During the second round of negotiations of the Free Trade Treaty, the Canadian Jerry Dias criticized Mexico for keeping its citizens in the fight deliberately.
“It is a plot of argument to persuade the women too, supposedly, live better.”
In spite of the fact that the conversations between the representatives of the three countries have been kept secret, the arguments of one of the most important trade union leaders of Canada will be heard so loudly that they will reach the press of their country.
“It does not feel like having a NAFTA in those concessions … If Mexico does not improve its salaries and the exercise of the rights of its workers, the country will always be uneven among the countries.”
Dias assures that he is playing crook it by keeping the salary depressed. “If a worker from Canada or United States earns $ 35 for a job, why can not a Mexican worker earn 630 pesos, for the same time?”
The question is important when unions and others do exactly the same. “Mexican workers deserve a similar respect than their North American counterparts.”
It is not the first time that the head of the union – a Canadian union with more than 300 thousand members – expresses its vehemence in these matters. In July of this year, he published, together with Denis Wiliams, leader of the Canadian Self-Employer Syndicate, an article in the New York Times.
There he accused the government and the leaders of the CTM of being able to work in Mexico on the right to work, and also to keep the salaries of the workers very low on the market.
“In real terms, the Mexican salaries have remained seasonal since the NAFTA broke in 1994 … A Mexican auto-worker has three or more dollars per worker, (not even 10% of the income earned by their peers in the rest of North America), despite the very healthy profits of the industry. “
It has been possible, Dias and Williams reason, because government and syndicates are maintaining a system of training contracts that go with the interest of the workers.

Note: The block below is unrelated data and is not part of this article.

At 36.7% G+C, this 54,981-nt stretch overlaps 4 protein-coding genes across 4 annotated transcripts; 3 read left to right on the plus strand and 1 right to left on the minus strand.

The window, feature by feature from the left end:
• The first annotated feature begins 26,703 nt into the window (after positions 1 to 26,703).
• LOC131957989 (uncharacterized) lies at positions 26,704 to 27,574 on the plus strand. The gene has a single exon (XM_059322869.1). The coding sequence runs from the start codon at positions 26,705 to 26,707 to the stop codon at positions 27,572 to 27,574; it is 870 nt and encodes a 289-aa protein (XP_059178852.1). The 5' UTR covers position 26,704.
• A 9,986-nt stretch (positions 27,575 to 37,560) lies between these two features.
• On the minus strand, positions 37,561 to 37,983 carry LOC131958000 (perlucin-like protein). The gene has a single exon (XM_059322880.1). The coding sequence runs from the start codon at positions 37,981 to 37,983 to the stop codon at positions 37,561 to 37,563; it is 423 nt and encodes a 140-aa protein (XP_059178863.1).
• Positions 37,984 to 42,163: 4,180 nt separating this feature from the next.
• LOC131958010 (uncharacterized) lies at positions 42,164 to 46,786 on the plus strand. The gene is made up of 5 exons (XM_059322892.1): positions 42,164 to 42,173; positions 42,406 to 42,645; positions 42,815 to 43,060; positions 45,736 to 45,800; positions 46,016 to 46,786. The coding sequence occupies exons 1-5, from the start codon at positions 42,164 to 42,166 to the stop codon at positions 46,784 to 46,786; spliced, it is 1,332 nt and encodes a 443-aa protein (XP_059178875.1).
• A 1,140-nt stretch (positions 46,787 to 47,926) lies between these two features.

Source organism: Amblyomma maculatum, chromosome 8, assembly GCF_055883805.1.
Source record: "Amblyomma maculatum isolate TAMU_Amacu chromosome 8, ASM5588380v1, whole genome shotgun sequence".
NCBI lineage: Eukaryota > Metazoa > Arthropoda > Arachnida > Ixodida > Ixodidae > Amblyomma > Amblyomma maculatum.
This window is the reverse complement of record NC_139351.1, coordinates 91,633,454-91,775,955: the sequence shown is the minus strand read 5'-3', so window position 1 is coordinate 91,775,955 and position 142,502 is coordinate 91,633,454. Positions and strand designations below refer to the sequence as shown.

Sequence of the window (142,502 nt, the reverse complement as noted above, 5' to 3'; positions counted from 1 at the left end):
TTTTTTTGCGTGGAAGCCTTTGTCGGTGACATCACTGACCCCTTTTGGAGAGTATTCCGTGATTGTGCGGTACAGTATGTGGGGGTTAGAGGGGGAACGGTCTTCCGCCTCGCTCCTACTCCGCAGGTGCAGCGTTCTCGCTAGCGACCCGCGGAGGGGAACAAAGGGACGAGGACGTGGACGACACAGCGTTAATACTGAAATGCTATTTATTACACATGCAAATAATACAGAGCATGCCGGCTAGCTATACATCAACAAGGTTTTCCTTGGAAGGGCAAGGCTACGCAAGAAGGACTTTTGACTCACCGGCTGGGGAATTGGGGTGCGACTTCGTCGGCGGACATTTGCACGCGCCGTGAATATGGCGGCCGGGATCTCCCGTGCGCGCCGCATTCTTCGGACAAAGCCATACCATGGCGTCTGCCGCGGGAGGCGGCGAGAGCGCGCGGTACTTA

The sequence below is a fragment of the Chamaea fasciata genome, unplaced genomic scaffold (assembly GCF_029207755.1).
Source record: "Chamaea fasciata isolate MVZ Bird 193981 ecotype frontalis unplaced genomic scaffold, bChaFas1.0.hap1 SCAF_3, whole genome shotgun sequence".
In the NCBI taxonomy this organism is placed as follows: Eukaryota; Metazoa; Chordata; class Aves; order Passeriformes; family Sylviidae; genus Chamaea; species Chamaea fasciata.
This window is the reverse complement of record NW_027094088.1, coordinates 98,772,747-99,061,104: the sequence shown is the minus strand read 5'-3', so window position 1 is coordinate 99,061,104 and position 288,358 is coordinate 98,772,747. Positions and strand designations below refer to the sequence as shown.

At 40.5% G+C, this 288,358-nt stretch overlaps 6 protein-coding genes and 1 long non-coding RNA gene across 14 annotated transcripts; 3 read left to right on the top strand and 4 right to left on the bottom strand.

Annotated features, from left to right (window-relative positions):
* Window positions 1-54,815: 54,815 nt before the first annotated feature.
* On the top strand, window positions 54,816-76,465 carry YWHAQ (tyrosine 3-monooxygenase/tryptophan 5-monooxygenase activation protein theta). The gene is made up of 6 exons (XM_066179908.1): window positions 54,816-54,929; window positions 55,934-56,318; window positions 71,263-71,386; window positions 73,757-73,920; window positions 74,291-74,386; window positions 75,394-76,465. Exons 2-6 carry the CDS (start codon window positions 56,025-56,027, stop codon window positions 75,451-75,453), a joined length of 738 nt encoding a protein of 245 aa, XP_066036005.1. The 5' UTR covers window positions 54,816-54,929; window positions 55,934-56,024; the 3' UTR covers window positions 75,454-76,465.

The environmentalist Alex Cоbarrubias Valdenebró published in 2014 a study that will reinforce
The economist Alex Cоbarrubias Valdenebró published in 2014 a study that reinforces the diagnosis of these Canadian leaders. The Mexican paradox lies in the fact that the salary value is increasingly within the self-regulating sector, while earnings and productivity have not stopped growing in the last 23 years.
Mexico has become more competitive than its commercial facilities in punishing its workers. Demonstrates Cоbarrubias lо anteriоr with datоs durоs. While productivity, profitability, and profits multiply, the remuneration of wage earners within the value-added structure has declined steadily in the self-regulating sector.
In the past, “Mexico has shifted a greater share of income to cooperatives to the detriment of what workers perceive,” (Exploration of the Autonomous Industry, Frederich Ebert Foundation).
During the negotiations of this second round, Dias has presented five initiatives that bring great concern to Mexican business leaders and leaders, always keen to see improvements in the quality of life of their co-sponsors:
First, to finish with the mafia practice of the armaments that require long-term contracts where small salaries are guaranteed. Second, raise the minimum income in Mexico.
Third, create an international mechanism to dignify the labor standards of the signatory countries of NAFTA.
Fourth, to ensure that the workers of the automaker earn enough money to be able to buy the vehicles they manufacture. And fifth, to put an end to the intimidation and disappearance of leaders who have tried to improve the conditions of the Mexican workers.
The negotiation of treaties will bring unexpected unexpectedness. There will be no way, by the way, that Mexican negotiators will, as a matter of fact, elude the degrading trap that we have tended to our workers, in order to win the game of free trade.